W3C home > Mailing lists > Public > public-ldp-wg@w3.org > June 2013

Re: Discovery/Affordances

From: Arnaud Le Hors <lehors@us.ibm.com>
Date: Thu, 13 Jun 2013 08:00:56 -0700
To: Andy Seaborne <andy@apache.org>
Cc: "public-ldp-wg@w3.org" <public-ldp-wg@w3.org>
Message-ID: <OF9E502A7C.CEE6D498-ON88257B88.00757BA3-88257B89.00527B75@us.ibm.com>
Hi Andy,

Andy Seaborne <andy@apache.org> wrote on 06/12/2013 02:11:31 AM:

> ... my message was originally in response to the 
> complexity seemingly arising.  Is plain-simple HTTP valid interaction?

I think it really depends on what you mean by that. The spec defines a 
series of requirements that must be met, even if we were to define a 
minimal level of conformance for read-only LDPR-only implementations. Do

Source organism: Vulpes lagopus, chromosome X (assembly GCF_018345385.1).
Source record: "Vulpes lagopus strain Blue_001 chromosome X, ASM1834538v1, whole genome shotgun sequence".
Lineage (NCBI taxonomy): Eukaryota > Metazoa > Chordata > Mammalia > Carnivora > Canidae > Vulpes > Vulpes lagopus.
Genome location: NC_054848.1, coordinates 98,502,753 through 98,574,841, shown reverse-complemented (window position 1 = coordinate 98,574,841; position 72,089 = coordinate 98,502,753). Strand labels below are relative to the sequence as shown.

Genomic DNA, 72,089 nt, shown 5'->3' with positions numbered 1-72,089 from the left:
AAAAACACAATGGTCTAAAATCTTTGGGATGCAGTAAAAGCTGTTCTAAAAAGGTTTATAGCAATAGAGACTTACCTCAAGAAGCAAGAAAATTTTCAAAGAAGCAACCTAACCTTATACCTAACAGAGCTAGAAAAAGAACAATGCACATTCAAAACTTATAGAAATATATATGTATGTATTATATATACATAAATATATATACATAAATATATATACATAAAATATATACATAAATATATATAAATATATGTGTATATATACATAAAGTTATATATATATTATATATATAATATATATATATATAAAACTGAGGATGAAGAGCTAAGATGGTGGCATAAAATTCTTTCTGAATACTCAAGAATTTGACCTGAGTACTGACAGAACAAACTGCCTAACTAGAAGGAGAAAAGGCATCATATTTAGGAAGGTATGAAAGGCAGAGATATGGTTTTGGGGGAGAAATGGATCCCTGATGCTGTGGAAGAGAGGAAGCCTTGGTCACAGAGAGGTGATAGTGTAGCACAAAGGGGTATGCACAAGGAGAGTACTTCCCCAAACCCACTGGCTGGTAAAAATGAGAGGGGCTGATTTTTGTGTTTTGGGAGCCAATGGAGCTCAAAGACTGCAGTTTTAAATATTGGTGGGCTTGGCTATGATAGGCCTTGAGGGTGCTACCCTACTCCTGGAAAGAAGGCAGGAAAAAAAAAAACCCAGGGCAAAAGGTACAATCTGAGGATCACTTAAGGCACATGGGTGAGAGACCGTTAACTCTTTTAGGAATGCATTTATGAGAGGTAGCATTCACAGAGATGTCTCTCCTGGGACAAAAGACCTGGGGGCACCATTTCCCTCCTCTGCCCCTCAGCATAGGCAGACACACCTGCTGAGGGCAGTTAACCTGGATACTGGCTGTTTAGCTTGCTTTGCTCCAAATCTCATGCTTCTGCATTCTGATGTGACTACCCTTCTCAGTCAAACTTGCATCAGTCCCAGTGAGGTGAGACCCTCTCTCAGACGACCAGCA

all these happen to be part of what you call "plain-simple HTTP valid 
interaction"?

> 
> That said, I wil suggest that either having a level of conformance 
> for LDPR-only servers or a explicitly understood reason why such a 
> thing isn't helpful would be good. 
> 
> The lower the barrier to being a compliant LDP server, the more 
> widespread they (and clients) will be and the more data that can be 
> integrated.
> 
> Clearly, there is a tension between being so minimal as to be 
> useless, or so minimal that an application has to add a lot of app-
> specific functionality; this risks going round the loop on range of 
> applications in scope of the WG.
> 
> Is a simple key-value store where the key is a URI and the value 
> being graph data an LDP server?  How much more would it take to be one?

I think I understand what you're trying to get to but this is too vague of 
a question to be answered in general.

> 
>     Andy

--
Arnaud  Le Hors - Software Standards Architect - IBM Software Group
Received on Thursday, 13 June 2013 15:03:17 UTC

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